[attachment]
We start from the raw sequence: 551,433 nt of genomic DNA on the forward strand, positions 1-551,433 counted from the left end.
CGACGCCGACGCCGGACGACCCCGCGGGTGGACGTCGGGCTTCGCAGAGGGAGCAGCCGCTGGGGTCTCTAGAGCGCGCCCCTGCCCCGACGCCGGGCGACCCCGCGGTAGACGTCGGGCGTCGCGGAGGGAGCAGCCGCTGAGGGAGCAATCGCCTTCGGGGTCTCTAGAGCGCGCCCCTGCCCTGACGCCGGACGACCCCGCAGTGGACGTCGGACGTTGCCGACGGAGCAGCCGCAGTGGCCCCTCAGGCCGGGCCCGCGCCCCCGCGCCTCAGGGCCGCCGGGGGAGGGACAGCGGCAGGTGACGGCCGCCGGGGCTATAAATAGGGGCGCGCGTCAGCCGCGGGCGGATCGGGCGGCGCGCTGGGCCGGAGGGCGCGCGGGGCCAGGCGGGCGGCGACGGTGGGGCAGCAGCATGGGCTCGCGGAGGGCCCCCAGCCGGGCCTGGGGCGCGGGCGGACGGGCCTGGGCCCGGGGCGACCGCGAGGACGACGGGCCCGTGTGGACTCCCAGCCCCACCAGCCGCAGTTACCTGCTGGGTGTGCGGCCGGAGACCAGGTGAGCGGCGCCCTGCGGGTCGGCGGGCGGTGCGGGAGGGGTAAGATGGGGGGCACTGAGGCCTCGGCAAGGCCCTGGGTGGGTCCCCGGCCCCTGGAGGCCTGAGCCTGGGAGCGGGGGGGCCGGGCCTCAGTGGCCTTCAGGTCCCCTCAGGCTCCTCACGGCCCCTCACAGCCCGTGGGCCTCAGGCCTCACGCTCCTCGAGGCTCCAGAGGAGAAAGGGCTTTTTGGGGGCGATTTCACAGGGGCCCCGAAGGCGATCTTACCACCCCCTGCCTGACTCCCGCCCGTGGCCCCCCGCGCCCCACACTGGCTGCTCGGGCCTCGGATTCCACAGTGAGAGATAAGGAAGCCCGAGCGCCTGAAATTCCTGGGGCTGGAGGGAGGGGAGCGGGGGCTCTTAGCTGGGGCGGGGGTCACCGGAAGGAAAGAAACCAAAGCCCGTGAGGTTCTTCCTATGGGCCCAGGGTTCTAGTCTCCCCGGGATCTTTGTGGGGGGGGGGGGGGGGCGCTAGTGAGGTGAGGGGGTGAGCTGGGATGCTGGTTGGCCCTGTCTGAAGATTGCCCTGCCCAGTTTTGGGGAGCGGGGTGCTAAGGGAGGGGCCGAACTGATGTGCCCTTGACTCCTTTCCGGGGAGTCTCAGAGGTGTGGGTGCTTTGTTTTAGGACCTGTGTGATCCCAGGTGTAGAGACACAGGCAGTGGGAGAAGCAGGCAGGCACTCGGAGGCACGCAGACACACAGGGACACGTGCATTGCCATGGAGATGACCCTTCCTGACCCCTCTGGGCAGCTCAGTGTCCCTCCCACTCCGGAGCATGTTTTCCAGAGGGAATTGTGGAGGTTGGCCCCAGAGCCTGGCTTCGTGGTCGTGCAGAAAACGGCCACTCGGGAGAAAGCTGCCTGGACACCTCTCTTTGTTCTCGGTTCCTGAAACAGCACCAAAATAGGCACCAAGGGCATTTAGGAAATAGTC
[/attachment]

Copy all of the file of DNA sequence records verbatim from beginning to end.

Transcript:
We start from the raw sequence: 551,433 nt of genomic DNA on the forward strand, positions 1-551,433 counted from the left end.
CGACGCCGACGCCGGACGACCCCGCGGGTGGACGTCGGGCTTCGCAGAGGGAGCAGCCGCTGGGGTCTCTAGAGCGCGCCCCTGCCCCGACGCCGGGCGACCCCGCGGTAGACGTCGGGCGTCGCGGAGGGAGCAGCCGCTGAGGGAGCAATCGCCTTCGGGGTCTCTAGAGCGCGCCCCTGCCCTGACGCCGGACGACCCCGCAGTGGACGTCGGACGTTGCCGACGGAGCAGCCGCAGTGGCCCCTCAGGCCGGGCCCGCGCCCCCGCGCCTCAGGGCCGCCGGGGGAGGGACAGCGGCAGGTGACGGCCGCCGGGGCTATAAATAGGGGCGCGCGTCAGCCGCGGGCGGATCGGGCGGCGCGCTGGGCCGGAGGGCGCGCGGGGCCAGGCGGGCGGCGACGGTGGGGCAGCAGCATGGGCTCGCGGAGGGCCCCCAGCCGGGCCTGGGGCGCGGGCGGACGGGCCTGGGCCCGGGGCGACCGCGAGGACGACGGGCCCGTGTGGACTCCCAGCCCCACCAGCCGCAGTTACCTGCTGGGTGTGCGGCCGGAGACCAGGTGAGCGGCGCCCTGCGGGTCGGCGGGCGGTGCGGGAGGGGTAAGATGGGGGGCACTGAGGCCTCGGCAAGGCCCTGGGTGGGTCCCCGGCCCCTGGAGGCCTGAGCCTGGGAGCGGGGGGGCCGGGCCTCAGTGGCCTTCAGGTCCCCTCAGGCTCCTCACGGCCCCTCACAGCCCGTGGGCCTCAGGCCTCACGCTCCTCGAGGCTCCAGAGGAGAAAGGGCTTTTTGGGGGCGATTTCACAGGGGCCCCGAAGGCGATCTTACCACCCCCTGCCTGACTCCCGCCCGTGGCCCCCCGCGCCCCACACTGGCTGCTCGGGCCTCGGATTCCACAGTGAGAGATAAGGAAGCCCGAGCGCCTGAAATTCCTGGGGCTGGAGGGAGGGGAGCGGGGGCTCTTAGCTGGGGCGGGGGTCACCGGAAGGAAAGAAACCAAAGCCCGTGAGGTTCTTCCTATGGGCCCAGGGTTCTAGTCTCCCCGGGATCTTTGTGGGGGGGGGGGGGGGGCGCTAGTGAGGTGAGGGGGTGAGCTGGGATGCTGGTTGGCCCTGTCTGAAGATTGCCCTGCCCAGTTTTGGGGAGCGGGGTGCTAAGGGAGGGGCCGAACTGATGTGCCCTTGACTCCTTTCCGGGGAGTCTCAGAGGTGTGGGTGCTTTGTTTTAGGACCTGTGTGATCCCAGGTGTAGAGACACAGGCAGTGGGAGAAGCAGGCAGGCACTCGGAGGCACGCAGACACACAGGGACACGTGCATTGCCATGGAGATGACCCTTCCTGACCCCTCTGGGCAGCTCAGTGTCCCTCCCACTCCGGAGCATGTTTTCCAGAGGGAATTGTGGAGGTTGGCCCCAGAGCCTGGCTTCGTGGTCGTGCAGAAAACGGCCACTCGGGAGAAAGCTGCCTGGACACCTCTCTTTGTTCTCGGTTCCTGAAACAGCACCAAAATAGGCACCAAGGGCATTTAGGAAATAGTC